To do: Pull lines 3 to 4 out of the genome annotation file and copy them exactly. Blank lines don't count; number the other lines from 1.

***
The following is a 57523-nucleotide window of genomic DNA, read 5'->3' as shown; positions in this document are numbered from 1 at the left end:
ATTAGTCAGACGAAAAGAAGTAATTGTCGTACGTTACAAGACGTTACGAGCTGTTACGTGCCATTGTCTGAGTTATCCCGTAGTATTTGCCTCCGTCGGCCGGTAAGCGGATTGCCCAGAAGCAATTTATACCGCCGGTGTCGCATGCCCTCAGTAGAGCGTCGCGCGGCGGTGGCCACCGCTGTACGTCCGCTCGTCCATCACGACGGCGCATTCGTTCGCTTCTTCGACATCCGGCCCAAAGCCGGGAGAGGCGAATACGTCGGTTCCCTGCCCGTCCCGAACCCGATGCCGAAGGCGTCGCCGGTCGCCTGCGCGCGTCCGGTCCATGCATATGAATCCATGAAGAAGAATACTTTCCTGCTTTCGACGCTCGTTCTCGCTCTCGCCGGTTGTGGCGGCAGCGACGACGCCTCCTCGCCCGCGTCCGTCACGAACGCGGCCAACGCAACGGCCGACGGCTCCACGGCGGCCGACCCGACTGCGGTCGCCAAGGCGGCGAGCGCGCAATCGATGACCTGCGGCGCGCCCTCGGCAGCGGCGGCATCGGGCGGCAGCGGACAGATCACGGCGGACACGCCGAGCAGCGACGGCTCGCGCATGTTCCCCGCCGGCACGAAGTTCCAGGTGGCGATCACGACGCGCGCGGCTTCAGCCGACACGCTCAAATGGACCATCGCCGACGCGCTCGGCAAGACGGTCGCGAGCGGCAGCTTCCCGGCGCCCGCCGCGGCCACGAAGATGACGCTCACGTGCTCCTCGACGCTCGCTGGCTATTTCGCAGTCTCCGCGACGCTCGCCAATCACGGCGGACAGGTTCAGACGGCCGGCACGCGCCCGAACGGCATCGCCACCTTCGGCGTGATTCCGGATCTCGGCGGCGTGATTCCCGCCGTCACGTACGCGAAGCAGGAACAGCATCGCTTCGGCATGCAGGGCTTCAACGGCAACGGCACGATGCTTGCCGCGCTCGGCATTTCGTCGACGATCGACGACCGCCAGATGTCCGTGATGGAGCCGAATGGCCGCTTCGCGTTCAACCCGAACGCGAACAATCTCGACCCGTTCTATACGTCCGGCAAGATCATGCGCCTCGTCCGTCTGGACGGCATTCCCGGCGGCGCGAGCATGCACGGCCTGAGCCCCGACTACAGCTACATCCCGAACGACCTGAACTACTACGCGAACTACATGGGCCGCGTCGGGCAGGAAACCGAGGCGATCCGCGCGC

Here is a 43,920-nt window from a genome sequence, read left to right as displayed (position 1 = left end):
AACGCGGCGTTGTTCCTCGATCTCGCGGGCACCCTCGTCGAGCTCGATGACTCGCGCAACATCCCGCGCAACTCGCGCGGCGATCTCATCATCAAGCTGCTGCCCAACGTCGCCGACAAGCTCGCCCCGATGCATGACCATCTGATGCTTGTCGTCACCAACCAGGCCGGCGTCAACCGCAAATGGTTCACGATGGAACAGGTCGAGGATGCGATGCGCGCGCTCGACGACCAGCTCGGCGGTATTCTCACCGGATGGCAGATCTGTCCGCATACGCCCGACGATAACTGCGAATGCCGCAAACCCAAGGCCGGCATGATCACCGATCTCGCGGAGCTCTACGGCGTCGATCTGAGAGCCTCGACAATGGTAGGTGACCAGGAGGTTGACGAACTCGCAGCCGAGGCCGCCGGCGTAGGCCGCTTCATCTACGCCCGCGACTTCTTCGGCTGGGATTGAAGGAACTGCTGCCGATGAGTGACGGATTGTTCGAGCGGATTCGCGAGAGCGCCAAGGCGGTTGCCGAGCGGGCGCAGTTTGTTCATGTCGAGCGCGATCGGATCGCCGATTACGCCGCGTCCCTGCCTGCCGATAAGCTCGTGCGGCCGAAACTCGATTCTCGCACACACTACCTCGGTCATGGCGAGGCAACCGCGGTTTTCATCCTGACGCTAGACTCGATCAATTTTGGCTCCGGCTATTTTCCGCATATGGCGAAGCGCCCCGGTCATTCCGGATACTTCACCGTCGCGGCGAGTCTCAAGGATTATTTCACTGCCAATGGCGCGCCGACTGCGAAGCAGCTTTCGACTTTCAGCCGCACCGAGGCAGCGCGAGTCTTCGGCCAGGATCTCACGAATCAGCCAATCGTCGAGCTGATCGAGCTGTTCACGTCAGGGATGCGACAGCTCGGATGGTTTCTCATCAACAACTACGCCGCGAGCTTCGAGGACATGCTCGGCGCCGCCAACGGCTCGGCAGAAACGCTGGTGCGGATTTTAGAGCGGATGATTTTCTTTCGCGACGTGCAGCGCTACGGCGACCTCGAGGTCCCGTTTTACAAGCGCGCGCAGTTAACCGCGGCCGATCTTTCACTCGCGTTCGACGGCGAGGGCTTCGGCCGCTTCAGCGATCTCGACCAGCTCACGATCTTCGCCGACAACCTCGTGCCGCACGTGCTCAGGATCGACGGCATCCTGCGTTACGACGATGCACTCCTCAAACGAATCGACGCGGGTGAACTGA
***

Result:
Here is a 43,920-nt window from a genome sequence, read left to right as displayed (position 1 = left end):
AACGCGGCGTTGTTCCTCGATCTCGCGGGCACCCTCGTCGAGCTCGATGACTCGCGCAACATCCCGCGCAACTCGCGCGGCGATCTCATCATCAAGCTGCTGCCCAACGTCGCCGACAAGCTCGCCCCGATGCATGACCATCTGATGCTTGTCGTCACCAACCAGGCCGGCGTCAACCGCAAATGGTTCACGATGGAACAGGTCGAGGATGCGATGCGCGCGCTCGACGACCAGCTCGGCGGTATTCTCACCGGATGGCAGATCTGTCCGCATACGCCCGACGATAACTGCGAATGCCGCAAACCCAAGGCCGGCATGATCACCGATCTCGCGGAGCTCTACGGCGTCGATCTGAGAGCCTCGACAATGGTAGGTGACCAGGAGGTTGACGAACTCGCAGCCGAGGCCGCCGGCGTAGGCCGCTTCATCTACGCCCGCGACTTCTTCGGCTGGGATTGAAGGAACTGCTGCCGATGAGTGACGGATTGTTCGAGCGGATTCGCGAGAGCGCCAAGGCGGTTGCCGAGCGGGCGCAGTTTGTTCATGTCGAGCGCGATCGGATCGCCGATTACGCCGCGTCCCTGCCTGCCGATAAGCTCGTGCGGCCGAAACTCGATTCTCGCACACACTACCTCGGTCATGGCGAGGCAACCGCGGTTTTCATCCTGACGCTAGACTCGATCAATTTTGGCTCCGGCTATTTTCCGCATATGGCGAAGCGCCCCGGTCATTCCGGATACTTCACCGTCGCGGCGAGTCTCAAGGATTATTTCACTGCCAATGGCGCGCCGACTGCGAAGCAGCTTTCGACTTTCAGCCGCACCGAGGCAGCGCGAGTCTTCGGCCAGGATCTCACGAATCAGCCAATCGTCGAGCTGATCGAGCTGTTCACGTCAGGGATGCGACAGCTCGGATGGTTTCTCATCAACAACTACGCCGCGAGCTTCGAGGACATGCTCGGCGCCGCCAACGGCTCGGCAGAAACGCTGGTGCGGATTTTAGAGCGGATGATTTTCTTTCGCGACGTGCAGCGCTACGGCGACCTCGAGGTCCCGTTTTACAAGCGCGCGCAGTTAACCGCGGCCGATCTTTCACTCGCGTTCGACGGCGAGGGCTTCGGCCGCTTCAGCGATCTCGACCAGCTCACGATCTTCGCCGACAACCTCGTGCCGCACGTGCTCAGGATCGACGGCATCCTGCGTTACGACGATGCACTCCTCAAACGAATCGACGCGGGTGAACTGA